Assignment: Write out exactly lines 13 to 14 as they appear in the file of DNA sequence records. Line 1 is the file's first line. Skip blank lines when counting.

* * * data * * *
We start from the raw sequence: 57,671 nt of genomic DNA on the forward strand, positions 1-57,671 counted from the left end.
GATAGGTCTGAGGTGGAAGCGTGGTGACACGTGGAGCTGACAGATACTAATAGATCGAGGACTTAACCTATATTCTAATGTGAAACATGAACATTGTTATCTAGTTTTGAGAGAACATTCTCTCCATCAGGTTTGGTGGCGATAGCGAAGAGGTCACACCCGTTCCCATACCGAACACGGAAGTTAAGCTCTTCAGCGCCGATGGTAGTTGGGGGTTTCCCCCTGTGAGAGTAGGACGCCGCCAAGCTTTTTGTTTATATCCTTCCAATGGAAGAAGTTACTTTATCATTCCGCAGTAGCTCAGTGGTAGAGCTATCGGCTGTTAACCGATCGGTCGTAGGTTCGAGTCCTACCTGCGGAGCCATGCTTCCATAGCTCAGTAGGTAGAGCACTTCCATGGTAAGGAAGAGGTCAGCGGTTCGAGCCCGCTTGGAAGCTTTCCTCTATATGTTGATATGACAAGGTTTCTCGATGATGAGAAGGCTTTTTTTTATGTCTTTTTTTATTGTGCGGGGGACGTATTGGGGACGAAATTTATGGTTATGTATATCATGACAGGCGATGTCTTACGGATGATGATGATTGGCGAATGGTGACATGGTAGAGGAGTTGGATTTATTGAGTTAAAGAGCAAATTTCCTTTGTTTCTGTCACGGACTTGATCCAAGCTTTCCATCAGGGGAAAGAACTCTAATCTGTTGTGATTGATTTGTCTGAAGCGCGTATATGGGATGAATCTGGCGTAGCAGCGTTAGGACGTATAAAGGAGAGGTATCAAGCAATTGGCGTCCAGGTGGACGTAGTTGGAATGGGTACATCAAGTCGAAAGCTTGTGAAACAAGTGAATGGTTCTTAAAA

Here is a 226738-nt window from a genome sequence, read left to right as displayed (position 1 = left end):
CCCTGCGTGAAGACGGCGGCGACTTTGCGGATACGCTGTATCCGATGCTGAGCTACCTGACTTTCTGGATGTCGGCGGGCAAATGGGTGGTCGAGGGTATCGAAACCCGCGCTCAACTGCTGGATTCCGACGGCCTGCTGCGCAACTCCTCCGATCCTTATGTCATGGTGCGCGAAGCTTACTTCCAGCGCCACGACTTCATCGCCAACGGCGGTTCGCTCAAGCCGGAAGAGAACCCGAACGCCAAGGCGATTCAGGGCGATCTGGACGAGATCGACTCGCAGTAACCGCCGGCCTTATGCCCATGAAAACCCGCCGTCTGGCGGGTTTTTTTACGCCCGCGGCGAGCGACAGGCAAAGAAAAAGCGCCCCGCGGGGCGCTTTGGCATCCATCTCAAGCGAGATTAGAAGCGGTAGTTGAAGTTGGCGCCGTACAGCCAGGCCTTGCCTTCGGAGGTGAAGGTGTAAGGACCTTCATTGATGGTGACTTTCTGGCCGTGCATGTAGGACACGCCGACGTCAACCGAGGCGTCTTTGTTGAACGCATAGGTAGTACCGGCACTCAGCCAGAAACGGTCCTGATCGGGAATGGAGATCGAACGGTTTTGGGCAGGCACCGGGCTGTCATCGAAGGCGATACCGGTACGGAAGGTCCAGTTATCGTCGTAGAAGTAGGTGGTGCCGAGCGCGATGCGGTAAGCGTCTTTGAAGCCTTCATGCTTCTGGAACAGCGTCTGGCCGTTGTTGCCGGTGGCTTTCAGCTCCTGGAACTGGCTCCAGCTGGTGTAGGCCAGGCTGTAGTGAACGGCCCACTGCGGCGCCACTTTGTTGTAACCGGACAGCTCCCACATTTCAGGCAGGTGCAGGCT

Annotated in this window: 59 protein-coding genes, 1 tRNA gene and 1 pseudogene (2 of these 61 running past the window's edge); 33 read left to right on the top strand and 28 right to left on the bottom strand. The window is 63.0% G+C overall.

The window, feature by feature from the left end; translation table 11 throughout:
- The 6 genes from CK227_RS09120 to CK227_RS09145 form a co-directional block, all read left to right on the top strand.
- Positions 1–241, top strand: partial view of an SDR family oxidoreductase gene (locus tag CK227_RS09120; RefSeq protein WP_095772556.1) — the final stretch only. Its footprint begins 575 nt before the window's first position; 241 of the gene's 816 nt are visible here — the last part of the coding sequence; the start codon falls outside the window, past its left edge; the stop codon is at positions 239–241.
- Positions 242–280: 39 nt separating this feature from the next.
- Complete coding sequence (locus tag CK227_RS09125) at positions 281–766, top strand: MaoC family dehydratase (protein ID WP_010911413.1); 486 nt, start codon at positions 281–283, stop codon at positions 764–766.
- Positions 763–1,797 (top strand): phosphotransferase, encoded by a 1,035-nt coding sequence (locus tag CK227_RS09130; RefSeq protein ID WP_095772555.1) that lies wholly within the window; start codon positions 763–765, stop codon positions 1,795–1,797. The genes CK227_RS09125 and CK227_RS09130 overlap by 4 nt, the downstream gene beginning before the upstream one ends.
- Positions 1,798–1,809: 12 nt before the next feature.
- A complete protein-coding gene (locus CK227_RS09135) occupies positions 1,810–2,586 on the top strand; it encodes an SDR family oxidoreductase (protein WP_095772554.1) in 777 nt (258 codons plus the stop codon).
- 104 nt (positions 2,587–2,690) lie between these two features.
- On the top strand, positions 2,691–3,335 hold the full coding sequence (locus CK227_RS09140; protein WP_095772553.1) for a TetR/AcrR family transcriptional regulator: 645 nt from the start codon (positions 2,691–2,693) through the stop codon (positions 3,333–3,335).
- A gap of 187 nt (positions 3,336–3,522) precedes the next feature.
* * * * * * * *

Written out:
- A complete protein-coding gene (locus CK227_RS09135) occupies positions 1,810–2,586 on the top strand; it encodes an SDR family oxidoreductase (protein WP_095772554.1) in 777 nt (258 codons plus the stop codon).
- 104 nt (positions 2,587–2,690) lie between these two features.